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Social Security Disability Trust Fund to Continue Paying Benefits

May 22nd, 2020

During the COVID-19 pandemic when good news is hard to come by, some hope was just received following the release of the 2020 Social Security Trustees Report. As many are aware, the economic sustainability of the Social Security Trust Fund has long been in question.  Millions of recipients of Social Security disability benefits have wondered how long the Social Security Administration would be able to continue paying benefits.  Most have assumed that someday the well would dry up.  Fortunately, that day may not be coming anytime soon.

The Social Security Board of Trustees recently released their 2020 annual report and the financial viability of the Disability Insurance Trust Fund has improved substantially.  It is now predicted that full disability benefits can be paid through 2065, which is 13 years longer than predicted in the 2019 annual report and 33 years longer than indicated in the 2018 report.  After 2065, while full benefits may not be possible, it is predicted that the Trust Fund would still be able to pay 92% of benefits.

The improved financial outlook of the Trust Fund can be attributed in part to the increased numbers of individuals who:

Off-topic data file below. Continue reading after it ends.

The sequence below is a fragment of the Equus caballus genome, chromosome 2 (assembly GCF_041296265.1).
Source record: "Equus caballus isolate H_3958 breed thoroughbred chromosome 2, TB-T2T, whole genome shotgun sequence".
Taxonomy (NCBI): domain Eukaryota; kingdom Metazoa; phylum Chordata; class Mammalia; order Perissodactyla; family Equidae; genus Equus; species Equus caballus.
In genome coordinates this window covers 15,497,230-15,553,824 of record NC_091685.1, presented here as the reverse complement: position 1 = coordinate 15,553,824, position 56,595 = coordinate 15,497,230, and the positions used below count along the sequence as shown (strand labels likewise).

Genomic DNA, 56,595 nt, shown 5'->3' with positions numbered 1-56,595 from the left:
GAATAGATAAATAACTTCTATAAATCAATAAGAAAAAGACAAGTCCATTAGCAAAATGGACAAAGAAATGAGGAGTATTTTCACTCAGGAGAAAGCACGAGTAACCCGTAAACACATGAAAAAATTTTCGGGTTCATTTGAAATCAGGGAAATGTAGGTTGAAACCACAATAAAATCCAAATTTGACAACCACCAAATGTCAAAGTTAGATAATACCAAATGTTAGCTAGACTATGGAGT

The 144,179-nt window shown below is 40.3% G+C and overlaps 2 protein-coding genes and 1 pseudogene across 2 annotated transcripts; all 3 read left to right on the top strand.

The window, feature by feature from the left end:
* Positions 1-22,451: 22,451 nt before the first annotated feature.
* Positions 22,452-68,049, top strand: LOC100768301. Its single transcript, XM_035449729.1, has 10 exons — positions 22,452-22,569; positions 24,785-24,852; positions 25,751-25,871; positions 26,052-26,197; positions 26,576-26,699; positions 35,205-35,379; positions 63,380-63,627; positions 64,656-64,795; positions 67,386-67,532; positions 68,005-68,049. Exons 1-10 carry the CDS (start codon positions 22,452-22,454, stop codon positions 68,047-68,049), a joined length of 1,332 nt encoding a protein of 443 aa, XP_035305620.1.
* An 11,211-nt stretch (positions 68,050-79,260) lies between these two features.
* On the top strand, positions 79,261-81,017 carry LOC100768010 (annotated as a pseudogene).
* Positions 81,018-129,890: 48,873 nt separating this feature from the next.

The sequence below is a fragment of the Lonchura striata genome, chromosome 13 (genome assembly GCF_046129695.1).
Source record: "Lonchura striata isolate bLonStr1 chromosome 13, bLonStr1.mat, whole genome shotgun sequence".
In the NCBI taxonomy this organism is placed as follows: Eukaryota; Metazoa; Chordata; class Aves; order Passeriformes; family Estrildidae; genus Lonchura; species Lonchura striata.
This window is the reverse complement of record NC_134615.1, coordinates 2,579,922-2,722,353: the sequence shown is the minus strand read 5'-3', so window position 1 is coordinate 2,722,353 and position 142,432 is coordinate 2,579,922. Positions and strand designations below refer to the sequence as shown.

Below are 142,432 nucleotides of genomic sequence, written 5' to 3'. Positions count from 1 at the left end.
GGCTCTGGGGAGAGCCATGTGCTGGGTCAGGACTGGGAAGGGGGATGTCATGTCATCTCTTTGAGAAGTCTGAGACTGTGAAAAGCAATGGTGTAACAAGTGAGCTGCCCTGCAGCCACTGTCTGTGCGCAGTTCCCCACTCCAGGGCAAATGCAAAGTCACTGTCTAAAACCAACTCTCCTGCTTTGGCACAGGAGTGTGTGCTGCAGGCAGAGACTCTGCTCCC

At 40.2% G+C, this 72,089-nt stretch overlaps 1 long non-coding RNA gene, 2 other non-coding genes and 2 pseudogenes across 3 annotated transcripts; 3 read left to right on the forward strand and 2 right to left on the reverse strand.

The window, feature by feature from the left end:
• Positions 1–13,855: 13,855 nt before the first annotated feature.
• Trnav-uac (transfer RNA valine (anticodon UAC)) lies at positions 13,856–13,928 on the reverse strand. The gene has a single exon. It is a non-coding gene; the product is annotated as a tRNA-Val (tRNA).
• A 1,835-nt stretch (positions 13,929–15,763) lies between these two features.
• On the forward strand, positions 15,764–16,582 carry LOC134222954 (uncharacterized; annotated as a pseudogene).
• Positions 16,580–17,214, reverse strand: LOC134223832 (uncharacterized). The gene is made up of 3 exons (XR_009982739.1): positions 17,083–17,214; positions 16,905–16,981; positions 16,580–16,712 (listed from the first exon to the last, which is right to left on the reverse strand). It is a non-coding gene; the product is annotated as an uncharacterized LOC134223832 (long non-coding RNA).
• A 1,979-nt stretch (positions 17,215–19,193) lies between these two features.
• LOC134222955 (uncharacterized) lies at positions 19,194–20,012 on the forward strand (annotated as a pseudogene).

1. Graduate out of the disability program and move into the retirement or survivor’s benefit programs;
  2. Pass away; or
  3. Medically improve, all of which saves money and contributes to the sustained viability of the Trust Fund.

It can also be attributed to a steady decline in disability applications since 2010, the lower numbers of individuals in current SSDI pay status since 2014 and over-estimates by the Social Security Administration as to disability application and approval rates which skewed prior reports.

While the continued solvency of the Trust Fund is obviously good news for all recipients of Social Security disability benefits, the X-factor is the impact of the current COVID-19 pandemic as no one can accurately predict whether changes related to COVID-19 will protect the solvency of the Trust Fund or work to destroy it.  Only time will tell and Congress still has to decide whether to raise taxes to increase Social Security revenues or to reduce benefits to keep Social Security fully solvent beyond the current 2035 estimate.

For now, Social Security disability recipients can take comfort knowing that the Social Security Trust Fund should continue to pay out full benefits for the foreseeable future.  Any questions as to the solvency of the Social Security Trust Fund and its impact on your receipt of disability benefits should be raised with an experienced Social Security disability attorney at Henson Fuerst.

(Content for this post is drawn in part from an April 24, 2020 NOSSCR (“National Organization of Social Security Claimants’ Representatives”) press release).